Docker on Tinc in Docker

Tinc is an open-source virtual private network (VPN) solution. It’s GPL, peer-to-peer (no central server) and battle tested.

This tutorial explains how to setup tinc the easy way, by having it run inside a docker container. Then how to run services with docker that are exposed only to the members of the VPN. My idea for setting this up is to have a virtual data center managed by Mesos, on cheap dedicated servers without a firewall, but this is irrelevant to this tutorial.

For this job, we will use the jenserat/tinc docker image, which has an automated build active on dockerhub. I’ve build a small utility around it called quicktinc, which knows to do less things than tinc can, but is way simpler to setup. Let’s start!


For this tutorial, I used 2 Ubuntu 14.04 servers, but there’s not reasons why it should be limited to that setup. The first thing is to decide on our configuration, here’s mine:

  • network:
  • network name: demonet
  • nodes:
    • node1, with public IP
    • node2, with public IP
  • private IPs:,
  • config directory: /srv/tinc (constrained by quicktinc)

Init script

To make the VPN useful, we’ll probably add quite a few nodes to it. We’d better automate their registration as much as possible. I wrote this simple initialization script, called quicktinc, available on GitHub:

Let’s install it on both nodes with:

curl | sudo tee /usr/local/bin/quicktinc
sudo chmod +x /usr/local/bin/quicktinc

Node 1

Now let’s setup our first host: node1. Run quicktinc with the following arguments:

quicktinc --net=demonet --node=node1 --public-ip= --private-ip= --up

(to replace with your own values).

This will create the initial configuration files in /srv/tinc/demonet. I added the --up argument, so this will also start the daemon. We’re all setup!

If we didn’t use –up, we would have had to run this:

docker run -d --restart=always --net=host --device=/dev/net/tun --cap-add NET_ADMIN --volume /srv/tinc:/etc/tinc jenserat/tinc -n demonet start -D

Node 2

On node2, run:

quicktinc --net=demonet --node=node2 --public-ip= --private-ip= --connect-to=node1 --up

It will start the tinc daemon, but won’t work right away. For two nodes to able to communicate with each others, they need to know each others, by having their respective definitions in /srv/tinc/demonet/hosts.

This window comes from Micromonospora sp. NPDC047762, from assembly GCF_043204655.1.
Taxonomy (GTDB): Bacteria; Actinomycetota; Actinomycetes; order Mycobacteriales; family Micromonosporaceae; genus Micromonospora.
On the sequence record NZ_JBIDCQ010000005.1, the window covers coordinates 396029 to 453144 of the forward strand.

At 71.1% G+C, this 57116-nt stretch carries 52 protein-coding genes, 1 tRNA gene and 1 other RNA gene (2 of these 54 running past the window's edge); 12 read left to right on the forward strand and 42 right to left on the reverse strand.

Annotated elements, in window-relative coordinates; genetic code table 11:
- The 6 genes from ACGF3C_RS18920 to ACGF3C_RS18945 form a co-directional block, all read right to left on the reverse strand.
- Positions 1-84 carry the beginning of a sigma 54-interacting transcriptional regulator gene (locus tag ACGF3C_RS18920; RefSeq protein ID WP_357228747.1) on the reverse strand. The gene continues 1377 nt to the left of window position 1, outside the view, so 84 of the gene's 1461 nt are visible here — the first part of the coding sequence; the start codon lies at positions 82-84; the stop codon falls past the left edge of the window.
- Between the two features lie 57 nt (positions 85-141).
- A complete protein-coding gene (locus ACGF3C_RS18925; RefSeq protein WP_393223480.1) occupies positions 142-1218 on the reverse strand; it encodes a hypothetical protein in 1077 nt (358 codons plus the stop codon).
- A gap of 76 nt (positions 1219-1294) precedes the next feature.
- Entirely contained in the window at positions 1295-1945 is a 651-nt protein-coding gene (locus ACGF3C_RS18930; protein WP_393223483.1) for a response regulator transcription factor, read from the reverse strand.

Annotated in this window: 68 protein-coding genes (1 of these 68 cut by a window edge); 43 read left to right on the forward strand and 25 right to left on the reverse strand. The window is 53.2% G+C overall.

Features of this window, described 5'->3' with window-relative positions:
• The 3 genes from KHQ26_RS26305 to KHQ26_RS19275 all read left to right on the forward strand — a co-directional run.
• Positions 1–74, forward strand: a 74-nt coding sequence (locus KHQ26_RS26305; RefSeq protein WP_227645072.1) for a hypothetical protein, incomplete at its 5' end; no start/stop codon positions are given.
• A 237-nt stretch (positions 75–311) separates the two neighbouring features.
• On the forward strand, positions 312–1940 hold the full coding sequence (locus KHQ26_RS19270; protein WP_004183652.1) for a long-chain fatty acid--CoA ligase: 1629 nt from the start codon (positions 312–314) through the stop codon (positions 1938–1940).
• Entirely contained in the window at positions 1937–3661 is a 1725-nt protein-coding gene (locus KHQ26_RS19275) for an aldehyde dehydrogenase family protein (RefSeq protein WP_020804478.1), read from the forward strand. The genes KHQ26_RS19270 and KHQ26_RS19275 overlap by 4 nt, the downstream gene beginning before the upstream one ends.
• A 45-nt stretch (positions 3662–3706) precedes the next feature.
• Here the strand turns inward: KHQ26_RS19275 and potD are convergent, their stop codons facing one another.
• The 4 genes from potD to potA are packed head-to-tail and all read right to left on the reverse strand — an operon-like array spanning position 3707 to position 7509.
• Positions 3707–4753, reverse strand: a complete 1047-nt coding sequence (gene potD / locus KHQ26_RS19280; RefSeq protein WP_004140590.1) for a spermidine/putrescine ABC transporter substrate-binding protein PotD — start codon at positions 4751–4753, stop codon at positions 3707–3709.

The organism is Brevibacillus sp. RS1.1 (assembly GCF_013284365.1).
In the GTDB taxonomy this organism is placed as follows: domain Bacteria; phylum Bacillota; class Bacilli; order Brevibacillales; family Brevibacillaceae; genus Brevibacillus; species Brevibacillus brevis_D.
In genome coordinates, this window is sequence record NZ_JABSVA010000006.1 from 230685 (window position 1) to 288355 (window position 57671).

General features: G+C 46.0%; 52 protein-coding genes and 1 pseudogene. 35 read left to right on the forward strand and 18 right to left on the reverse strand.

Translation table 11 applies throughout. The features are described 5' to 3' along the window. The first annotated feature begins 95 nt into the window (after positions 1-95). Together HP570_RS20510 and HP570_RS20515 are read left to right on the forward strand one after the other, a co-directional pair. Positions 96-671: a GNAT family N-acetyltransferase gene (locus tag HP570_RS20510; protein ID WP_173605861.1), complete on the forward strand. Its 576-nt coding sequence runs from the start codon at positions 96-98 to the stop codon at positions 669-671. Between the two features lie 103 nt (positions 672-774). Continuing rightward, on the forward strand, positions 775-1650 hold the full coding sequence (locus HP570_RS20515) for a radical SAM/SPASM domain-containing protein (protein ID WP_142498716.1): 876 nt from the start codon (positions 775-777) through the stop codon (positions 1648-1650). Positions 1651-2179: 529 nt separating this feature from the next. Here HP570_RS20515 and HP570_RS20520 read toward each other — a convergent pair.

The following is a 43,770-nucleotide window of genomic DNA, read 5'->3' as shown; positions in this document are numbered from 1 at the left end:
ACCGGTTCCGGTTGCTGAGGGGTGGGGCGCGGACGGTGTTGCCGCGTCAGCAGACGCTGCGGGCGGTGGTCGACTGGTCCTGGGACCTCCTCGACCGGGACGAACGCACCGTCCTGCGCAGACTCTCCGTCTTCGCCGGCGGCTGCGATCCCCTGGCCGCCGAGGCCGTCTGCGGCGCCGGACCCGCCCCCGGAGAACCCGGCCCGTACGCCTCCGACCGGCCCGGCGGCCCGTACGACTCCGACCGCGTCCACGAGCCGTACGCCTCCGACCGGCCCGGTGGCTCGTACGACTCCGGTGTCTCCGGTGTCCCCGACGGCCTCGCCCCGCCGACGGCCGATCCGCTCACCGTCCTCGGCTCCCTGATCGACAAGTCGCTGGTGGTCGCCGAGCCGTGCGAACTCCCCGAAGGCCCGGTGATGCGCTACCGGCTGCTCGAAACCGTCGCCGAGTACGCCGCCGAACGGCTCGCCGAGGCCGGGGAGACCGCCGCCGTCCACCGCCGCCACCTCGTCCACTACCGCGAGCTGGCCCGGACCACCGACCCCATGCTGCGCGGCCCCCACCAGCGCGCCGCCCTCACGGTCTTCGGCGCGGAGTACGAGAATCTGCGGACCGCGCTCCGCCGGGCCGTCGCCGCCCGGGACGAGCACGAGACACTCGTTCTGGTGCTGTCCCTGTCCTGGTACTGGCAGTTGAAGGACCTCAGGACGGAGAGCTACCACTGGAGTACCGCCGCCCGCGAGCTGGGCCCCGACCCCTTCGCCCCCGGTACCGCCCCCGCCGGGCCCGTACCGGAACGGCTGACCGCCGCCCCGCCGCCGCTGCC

So let’s copy /srv/tinc/demonet/hosts/node1 from node1 to node2, and also copy /srv/tinc/demonet/hosts/node2 from node2 to node1. Note that you don’t have to restart tinc when you add more nodes in the hosts directory.

While this is kind of ok with two nodes, a better solution would be to use version control for this hosts directory…

Now we should be all set. A quick ping from node1, and ping from node2 to make sure it works. All good, great!

Run a service with Docker on the VPN

Now for the last part, we wan’t to run a service only available within the VPN. By default docker binds the ports to, so we just have to restrict that to the right IP address. It’s a little tricky if we want our service startup script to be host independent. So shell magic is required to retrieve the IP address linked with the VPN network interface.

TUN0_IP=$(ifconfig tun | grep "inet addr" | awk -F: '{print $2}' | awk '{print $1}')

Then we can start our service, bound to the VPN interface only:

docker run --rm -p $TUN0_IP:8000:80 nginx

If you run the above from node1, then let’s test from node2:


You should get some HTML back: congrats!

You can also make sure that node1’s port 8000 is not available from the node’s public IP.


It doesn’t work, which means our service is restricted for use within the VPN.

Go further

  • Setup some version control, with automated pulling of the “hosts” directory.
  • Automatically push added node’s host file to git when adding them.

Feel free to contribute to quicktinc to make it better!

I’m a consultant and developer for Mobile, Web, Games and Apps projects. I co-founded Fovea 8 years ago.

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